Eating Animals

on 12 February 2012
I just finished Eating Animals, an extraordinarily well-written book about the factoring farming industry in America. As informative as it is, it leaves me searching for many more answers than it provides, such as (in no particular order):

1. Which countries have no factory farms and still practice small-scale animal husbandry?
2. Why don't any animal welfare organizations merge so that they can gain from an increased presence?
3. There is clearly a market for humanely raised meat, so why aren't there more vendors of field-harvest wild game?
4. Why do so many meat-eaters become so defensive about their actions; why don't people just say, "I know I am contributing to extreme suffering, and I really don't care."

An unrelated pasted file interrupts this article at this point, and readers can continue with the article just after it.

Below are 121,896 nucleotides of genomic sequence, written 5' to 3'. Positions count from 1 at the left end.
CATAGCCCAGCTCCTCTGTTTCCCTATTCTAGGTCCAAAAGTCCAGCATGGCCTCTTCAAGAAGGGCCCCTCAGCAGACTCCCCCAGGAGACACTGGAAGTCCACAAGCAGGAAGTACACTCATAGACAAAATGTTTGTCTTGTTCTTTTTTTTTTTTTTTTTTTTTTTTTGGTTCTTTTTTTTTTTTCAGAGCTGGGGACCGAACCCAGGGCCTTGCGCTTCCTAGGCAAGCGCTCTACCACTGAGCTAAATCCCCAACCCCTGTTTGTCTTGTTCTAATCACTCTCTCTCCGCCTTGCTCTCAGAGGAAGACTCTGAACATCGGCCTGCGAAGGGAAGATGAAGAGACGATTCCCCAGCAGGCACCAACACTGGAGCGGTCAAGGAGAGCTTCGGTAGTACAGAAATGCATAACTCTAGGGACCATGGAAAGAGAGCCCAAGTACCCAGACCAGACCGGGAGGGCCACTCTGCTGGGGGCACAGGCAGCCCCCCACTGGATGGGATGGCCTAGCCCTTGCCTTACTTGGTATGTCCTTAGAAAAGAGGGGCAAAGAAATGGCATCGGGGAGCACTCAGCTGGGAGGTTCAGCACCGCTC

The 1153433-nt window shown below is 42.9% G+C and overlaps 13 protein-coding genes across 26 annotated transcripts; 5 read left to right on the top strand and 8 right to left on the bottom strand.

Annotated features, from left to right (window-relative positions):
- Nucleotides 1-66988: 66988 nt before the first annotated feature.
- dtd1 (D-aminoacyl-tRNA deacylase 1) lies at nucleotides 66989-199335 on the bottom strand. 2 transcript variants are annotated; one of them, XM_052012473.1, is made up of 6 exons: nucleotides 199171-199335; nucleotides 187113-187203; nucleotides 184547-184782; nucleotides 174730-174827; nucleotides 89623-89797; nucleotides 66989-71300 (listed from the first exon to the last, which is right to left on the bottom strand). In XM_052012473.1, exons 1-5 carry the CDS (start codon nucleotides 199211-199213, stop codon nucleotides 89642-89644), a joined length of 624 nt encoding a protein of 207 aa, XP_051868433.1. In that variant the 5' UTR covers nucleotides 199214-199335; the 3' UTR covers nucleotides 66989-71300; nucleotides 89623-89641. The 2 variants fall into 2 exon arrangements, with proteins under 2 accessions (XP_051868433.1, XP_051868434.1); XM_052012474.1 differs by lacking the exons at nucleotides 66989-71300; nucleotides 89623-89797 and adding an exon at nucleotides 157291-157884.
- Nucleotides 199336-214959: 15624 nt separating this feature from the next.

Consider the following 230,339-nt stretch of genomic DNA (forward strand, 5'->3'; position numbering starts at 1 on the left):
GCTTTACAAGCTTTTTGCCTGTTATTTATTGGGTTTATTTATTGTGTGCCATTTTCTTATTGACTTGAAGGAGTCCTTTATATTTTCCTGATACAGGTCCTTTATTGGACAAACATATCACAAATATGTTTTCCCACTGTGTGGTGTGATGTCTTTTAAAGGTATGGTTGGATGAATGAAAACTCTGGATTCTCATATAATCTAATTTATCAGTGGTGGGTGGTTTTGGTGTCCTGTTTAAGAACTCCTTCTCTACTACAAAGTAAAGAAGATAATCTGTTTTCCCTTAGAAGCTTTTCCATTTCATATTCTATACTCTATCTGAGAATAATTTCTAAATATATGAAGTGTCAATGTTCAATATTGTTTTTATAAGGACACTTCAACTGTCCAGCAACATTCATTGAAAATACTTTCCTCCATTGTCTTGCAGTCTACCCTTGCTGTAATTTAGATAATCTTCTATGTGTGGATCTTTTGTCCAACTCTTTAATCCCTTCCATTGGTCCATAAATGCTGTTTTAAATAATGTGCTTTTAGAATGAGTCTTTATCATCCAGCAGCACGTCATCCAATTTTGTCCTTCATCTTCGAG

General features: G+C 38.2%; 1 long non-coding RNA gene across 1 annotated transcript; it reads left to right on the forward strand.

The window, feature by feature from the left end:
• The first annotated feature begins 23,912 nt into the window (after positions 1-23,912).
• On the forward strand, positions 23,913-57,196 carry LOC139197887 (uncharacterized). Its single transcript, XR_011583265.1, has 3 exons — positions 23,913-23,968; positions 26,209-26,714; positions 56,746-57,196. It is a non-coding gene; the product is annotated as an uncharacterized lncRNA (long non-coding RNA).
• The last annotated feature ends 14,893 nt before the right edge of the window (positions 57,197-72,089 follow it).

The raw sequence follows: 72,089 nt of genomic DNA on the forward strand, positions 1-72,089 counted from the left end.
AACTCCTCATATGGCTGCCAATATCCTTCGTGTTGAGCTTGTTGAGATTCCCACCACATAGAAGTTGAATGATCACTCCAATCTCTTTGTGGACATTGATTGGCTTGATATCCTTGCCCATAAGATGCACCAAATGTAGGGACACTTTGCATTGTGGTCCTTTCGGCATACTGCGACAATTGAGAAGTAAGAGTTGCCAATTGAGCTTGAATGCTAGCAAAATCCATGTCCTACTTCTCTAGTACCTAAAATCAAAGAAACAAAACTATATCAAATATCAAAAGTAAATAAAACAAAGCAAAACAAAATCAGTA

At this time, I don't consider myself a vegetarian, though I tend to eat like one. I prefer not to contribute to the conditions found in factory farms if I can help it, so my wife (who is a vegetarian) and I end up eating a lot of rice and beans. I have no qualms with death or with the fact that meat is flesh. I do, however, have an issue with prolonged and immeasurable suffering. If I had easy access to field-harvested wild game, then I'd be a regular customer (one such vendor is Broken Arrow Ranch). But I live in the middle of Easter Europe now, where I don't speak the language or know how to get what. So for the time-being, rice and beans it is.

"Not responding is a response--we are equally responsible for what we don't do." p226.